My students are now engrossed in “North and South”. We’re discussing the film and especially the characters’ decisions in light of the cultural influence of three different thinkers: Calvin, Smith, and Marx. Today was Calvin. It was a LOT of fun and definitely cheered me up! I’ll be doing the cleanup from Fanstravaganza in the next little bit of time. Thanks for your patience!

~ by Servetus on March 24, 2010.

2 Responses to “Finally”

  1. Let us know your students’ reactions.

    As you know, one of the Armitage team, is having surgery; all the best to this lady.

    And thank you for all your contributions – AND please could we do do a Fanstravaganza again (week of August 22 maybe?)

    Will enjoy discussing Mr. Armitage’s light?medium? whatever voice again, and all the other body and voice issues you’ve raised. (suspect I’ll lose any argument/viewpoint anyway – but it’s fun!)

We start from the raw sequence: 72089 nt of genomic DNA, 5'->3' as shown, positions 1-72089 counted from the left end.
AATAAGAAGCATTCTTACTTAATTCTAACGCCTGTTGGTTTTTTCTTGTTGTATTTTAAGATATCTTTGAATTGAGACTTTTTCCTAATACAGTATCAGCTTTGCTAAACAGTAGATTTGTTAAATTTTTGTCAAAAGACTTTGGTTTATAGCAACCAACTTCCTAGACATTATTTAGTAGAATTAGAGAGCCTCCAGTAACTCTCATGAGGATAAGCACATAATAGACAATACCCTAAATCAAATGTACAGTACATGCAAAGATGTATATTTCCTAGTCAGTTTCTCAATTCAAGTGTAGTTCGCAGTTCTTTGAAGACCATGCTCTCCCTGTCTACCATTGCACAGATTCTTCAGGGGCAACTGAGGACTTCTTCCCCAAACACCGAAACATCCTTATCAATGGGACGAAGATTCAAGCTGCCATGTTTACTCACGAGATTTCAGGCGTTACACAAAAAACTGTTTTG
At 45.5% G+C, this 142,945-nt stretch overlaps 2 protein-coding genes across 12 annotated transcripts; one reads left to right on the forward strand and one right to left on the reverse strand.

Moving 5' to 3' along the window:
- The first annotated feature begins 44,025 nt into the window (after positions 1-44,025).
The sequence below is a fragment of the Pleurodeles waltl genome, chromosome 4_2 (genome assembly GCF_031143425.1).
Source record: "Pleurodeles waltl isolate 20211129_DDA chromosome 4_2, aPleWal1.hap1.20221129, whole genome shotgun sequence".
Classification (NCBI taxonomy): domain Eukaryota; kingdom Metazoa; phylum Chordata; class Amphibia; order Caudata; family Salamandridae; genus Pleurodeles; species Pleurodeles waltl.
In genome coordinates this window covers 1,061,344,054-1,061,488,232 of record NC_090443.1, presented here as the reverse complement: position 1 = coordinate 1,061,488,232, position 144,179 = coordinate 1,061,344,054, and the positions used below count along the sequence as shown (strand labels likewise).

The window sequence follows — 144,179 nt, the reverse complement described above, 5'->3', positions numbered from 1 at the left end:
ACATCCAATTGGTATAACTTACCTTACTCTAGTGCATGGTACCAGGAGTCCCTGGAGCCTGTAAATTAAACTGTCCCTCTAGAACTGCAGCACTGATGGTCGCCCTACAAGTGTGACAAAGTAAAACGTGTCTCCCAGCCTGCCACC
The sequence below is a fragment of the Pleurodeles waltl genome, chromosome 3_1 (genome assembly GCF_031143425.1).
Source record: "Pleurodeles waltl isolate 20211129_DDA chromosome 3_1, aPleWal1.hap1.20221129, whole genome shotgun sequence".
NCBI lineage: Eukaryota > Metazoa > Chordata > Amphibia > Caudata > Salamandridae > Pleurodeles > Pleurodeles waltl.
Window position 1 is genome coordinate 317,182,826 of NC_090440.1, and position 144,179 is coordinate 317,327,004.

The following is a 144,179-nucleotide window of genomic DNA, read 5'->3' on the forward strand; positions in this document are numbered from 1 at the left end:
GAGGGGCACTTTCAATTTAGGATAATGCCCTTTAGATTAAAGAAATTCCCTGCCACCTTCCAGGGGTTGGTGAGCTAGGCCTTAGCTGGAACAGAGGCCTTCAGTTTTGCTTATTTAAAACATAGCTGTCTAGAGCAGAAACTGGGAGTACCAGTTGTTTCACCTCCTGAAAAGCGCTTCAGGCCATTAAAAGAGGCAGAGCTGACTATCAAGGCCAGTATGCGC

2. […] I don’t think any of my reactions to the piece at that time were very novel; I was horrified by Thornton’s first appearance on screen and like viewers since 2004, gradually seduced by Mr. Armitage’s portrayal into falling in love with both him and Gaskell’s narrative. Of course I loved the tea scene, and of course my friend and I repeated the train scene at the end a few times before putting away the DVDs. (I have another colleague who estimates that she’s seen the train scene roughly five dozen times.) We talked about it for quite some time — perhaps an hour so after finishing watching it. We agreed that Armitage is beautiful. Interestingly, I think, we looked at the interview with Armitage himself and were both sort of turned off — I think because it somehow broke the spell created by his creation of Mr. Thornton, interfering with the magical world of the piece — and our reactions were a testament to the skill of his acting, as at the time, he apparently was a much better actor than an interviewee. We also discussed the potential for using the film in the classroom. My friend shows the scene where Margaret encounters the mill for the first time. Although I don’t care to show fictional dramatizations in classes because I prefer primary sources, I made a mental note that I needed to look at the novel, with which I was not familiar. I remember thinking it was odd that I didn’t know the novel, since I took a doctoral prelim field in modern European social history and had read dozens of continental novels from the mid- to late nineteenth century. But then dealing with life took over and I didn’t think about Mr. Armitage again until January. (I’ll also talk about that some more at some point — those viewings seem key to me because that was the point at which I stopped being able to look away from the screen anymore — and as you know, I eventually did end up using it in the classroom.) […]


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